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Psychopathologyphenomenology of Psychosis

By Cynthia Ray,2014-01-11 07:43
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Psychopathologyphenomenology of Psychosis

    st“PHENOMENOLOGY and PSYCHIATRY for the 21 Century”

    th thInstitute of Psychiatry London 5& 6 September 2005

DAY 1

Registration

    (8.30 - 9.00)

Welcome and Introduction

    9.00 - 9.15 Robin Murray

Session one: What can we learn from the past?

    Chair Robin Murray

    9.15 - 9.45 German Berrios The history of phenomenology in psychiatry 9.45 - 10.15 Nancy Andreasen DSM and the death of phenomenology in the USA

Coffee

Session two: Biology and phenomenology: two incompatible approaches?

    Chair Anthony David

    10.45 - 11.10 Josef Parnas Phenomenology and phenotypes: a story of early detection of

    schizophrenia

    11.10- 11.35 Tilo Kircher Self consciousness and the brain in schizophrenia 11.35 - 12.00 Kai Vogely The experience of time: convergence of phenomenology and

    cognitive neuroscience.

    12.00 - 12.30 Sean Spence Discussant (General discussion)

Lunch

Session three: What is phenomenology really?

    Chair Bill Fulford

    13.30 - 14.00 Giovanni Stanghellini What is phenomenology and what does it offer

    psychiatry?

    14.00 - 14.30 Matthew Ratcliffe The phenomenology of emotion 14.30 - 15.00 John Cutting Psychopathology and phenomenology

Coffee and posters

Session four: Clinical themes

    Chair Derek Bolton

    15.45 - 16.15 Paul Mullen The phenomenology of the querulous complainant 16.15 - 16.45 Louis Sass Inside the negative symptoms of schizophrenia 16.45 - 17.15 Nassir Ghaemi The phenomenology of mania and depression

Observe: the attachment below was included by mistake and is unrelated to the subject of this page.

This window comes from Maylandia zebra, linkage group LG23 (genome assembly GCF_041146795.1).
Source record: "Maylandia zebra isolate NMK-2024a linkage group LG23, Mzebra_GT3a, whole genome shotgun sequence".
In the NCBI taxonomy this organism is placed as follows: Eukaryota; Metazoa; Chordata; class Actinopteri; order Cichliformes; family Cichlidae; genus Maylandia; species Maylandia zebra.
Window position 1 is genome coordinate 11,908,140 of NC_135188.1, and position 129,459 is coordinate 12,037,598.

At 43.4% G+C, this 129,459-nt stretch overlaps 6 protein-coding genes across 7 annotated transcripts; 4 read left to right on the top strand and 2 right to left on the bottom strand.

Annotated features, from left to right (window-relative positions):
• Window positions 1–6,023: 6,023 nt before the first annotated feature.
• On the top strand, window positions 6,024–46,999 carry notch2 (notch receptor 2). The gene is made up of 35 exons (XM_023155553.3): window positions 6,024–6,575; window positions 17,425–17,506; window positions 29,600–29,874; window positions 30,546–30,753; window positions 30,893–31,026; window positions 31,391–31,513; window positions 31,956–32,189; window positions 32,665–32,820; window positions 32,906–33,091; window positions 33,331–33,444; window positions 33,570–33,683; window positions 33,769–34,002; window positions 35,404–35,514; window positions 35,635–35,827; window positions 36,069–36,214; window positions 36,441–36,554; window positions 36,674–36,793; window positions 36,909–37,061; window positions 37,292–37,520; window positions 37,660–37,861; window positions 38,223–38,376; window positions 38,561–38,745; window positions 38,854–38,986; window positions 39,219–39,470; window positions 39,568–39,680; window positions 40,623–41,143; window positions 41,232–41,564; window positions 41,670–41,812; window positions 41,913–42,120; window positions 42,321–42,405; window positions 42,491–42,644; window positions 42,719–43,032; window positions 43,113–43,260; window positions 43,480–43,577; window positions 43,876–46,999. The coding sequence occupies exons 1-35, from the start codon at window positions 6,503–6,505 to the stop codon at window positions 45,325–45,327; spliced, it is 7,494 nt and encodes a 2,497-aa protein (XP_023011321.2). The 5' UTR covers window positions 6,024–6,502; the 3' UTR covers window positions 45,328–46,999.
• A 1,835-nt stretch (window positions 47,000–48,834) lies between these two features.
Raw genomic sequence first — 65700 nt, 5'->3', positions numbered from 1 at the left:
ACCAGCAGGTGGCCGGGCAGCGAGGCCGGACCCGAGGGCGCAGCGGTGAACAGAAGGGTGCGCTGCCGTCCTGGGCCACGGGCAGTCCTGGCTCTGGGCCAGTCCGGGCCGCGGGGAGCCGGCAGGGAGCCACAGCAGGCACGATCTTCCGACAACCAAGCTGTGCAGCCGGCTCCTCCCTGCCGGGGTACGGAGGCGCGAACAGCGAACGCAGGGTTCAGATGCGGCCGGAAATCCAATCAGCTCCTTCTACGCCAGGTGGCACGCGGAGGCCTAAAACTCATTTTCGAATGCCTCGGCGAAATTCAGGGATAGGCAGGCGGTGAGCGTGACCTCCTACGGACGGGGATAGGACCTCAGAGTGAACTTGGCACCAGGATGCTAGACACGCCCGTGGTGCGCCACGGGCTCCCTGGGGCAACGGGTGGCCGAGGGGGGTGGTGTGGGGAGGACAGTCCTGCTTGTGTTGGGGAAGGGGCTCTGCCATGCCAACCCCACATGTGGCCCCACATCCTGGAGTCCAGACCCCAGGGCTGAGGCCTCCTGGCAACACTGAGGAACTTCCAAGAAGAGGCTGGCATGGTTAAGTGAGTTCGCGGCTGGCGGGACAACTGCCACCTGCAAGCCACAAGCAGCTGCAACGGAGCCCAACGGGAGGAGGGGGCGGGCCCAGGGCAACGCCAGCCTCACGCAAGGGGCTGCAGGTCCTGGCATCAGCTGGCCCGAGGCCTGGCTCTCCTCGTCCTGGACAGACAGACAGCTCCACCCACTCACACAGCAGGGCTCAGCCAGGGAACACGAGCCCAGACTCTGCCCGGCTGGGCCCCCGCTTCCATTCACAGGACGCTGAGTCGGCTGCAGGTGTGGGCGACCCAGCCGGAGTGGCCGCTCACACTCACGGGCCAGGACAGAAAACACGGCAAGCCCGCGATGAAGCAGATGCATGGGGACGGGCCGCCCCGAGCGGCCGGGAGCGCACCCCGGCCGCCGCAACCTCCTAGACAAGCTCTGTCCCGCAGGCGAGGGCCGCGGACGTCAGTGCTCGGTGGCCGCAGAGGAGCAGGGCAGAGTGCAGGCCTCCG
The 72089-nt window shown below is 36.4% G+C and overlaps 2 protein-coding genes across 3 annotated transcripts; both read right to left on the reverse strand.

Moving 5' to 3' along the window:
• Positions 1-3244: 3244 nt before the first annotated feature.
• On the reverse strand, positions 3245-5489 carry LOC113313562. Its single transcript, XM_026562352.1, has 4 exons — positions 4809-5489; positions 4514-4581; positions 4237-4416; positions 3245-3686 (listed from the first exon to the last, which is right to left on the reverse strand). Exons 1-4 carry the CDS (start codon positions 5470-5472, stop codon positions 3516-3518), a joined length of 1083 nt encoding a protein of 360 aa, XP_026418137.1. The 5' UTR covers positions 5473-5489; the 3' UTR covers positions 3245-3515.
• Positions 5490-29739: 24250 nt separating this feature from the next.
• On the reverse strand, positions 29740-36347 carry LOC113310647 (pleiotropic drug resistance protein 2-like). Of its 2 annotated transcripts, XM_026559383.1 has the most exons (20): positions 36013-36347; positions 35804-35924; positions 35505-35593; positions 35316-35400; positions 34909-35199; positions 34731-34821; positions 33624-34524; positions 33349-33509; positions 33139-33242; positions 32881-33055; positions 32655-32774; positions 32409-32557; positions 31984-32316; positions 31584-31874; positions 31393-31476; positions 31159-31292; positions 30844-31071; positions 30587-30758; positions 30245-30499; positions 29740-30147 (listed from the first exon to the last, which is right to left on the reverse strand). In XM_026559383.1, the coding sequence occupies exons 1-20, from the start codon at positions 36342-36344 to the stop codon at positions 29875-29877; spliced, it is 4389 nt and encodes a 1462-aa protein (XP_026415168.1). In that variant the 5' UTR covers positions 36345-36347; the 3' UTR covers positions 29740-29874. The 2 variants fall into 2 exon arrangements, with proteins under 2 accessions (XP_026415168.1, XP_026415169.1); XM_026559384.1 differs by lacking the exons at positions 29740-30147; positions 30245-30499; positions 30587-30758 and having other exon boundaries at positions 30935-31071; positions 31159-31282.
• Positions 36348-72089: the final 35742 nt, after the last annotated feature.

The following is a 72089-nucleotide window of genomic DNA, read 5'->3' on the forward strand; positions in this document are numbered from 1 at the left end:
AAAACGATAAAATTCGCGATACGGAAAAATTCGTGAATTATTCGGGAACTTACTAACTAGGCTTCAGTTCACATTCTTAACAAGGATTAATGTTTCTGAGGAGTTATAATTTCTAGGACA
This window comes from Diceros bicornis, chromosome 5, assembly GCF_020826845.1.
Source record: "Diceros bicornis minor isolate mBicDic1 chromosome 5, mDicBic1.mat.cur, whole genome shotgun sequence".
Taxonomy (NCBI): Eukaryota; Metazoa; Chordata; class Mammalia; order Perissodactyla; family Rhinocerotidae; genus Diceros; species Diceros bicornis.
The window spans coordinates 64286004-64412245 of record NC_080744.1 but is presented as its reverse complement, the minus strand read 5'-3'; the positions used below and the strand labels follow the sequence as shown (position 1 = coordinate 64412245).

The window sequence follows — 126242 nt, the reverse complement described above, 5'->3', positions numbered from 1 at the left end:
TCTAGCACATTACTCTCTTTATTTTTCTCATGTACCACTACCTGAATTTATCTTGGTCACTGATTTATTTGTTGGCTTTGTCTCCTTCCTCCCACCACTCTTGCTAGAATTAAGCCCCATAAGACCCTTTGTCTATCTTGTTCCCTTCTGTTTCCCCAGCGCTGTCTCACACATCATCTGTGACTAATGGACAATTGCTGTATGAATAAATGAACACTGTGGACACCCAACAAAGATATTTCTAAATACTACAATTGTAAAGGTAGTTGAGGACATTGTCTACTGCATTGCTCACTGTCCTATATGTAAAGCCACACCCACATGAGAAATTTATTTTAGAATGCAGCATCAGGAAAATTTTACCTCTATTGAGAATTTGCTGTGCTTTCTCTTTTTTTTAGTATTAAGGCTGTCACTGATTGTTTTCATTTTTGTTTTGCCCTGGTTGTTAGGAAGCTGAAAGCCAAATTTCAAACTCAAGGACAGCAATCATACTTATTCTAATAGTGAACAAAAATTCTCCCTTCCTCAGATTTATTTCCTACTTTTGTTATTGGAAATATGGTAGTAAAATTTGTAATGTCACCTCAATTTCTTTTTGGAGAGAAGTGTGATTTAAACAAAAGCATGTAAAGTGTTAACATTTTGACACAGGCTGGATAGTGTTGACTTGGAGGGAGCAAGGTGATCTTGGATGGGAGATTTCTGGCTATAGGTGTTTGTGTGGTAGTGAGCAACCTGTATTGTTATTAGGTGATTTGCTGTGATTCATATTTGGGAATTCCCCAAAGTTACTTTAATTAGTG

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DAY 2

Session five: The Meaning of Phenomena across Cultures and Subcultures

    Chair Frank Njenga

    9.00 - 9.30 Arthur Kleinman Depression and moral experience across culture 9.30 - 10.00 Jim Van Os The distribution of symptoms reflects the distribution of social

    stress

    10.00 - 10.30 Louis Sass Modernity, hyper-reflexivity and psychopathology

Discussion, coffee and posters

Session six: Phenomenology makes psychiatrists feel better, but what about their

    patients?

    Chair David Hemsley

    11.30 - 12.00 Peter Chadwick Reflections on my personal experience of psychosis: a

    multidimensional view of madness.

    12.00 - 12.30 Paul Bebbington - The Phenomenology of psychosis: from diagnosis to

    process

    Lunch

Session six continued: Phenomenology makes psychiatrists feel better, but what about

    their patients?

    Chair David Hemsley

    13.45 - 14.15 Thomas Fuchs - Phenomenology and psychotherapy

    14.15 14.45 Elizabeth Kuipers - Treating the phenomena of psychosis

Summing up

    (15.00 15.15)

    Bill Fulford

Coffee

Debate. Motion “Scientific reductionism has proved a disappointment in its ability to

    explain mental life

    (16.00 17.30)

    Chair - Anthony David

    Anti - Speaker 1: Sabine Bahn. Speaker 2: David Papineau

    Pro Speaker 1: Steven Rose. Speaker 2: Mary Midgley

    End

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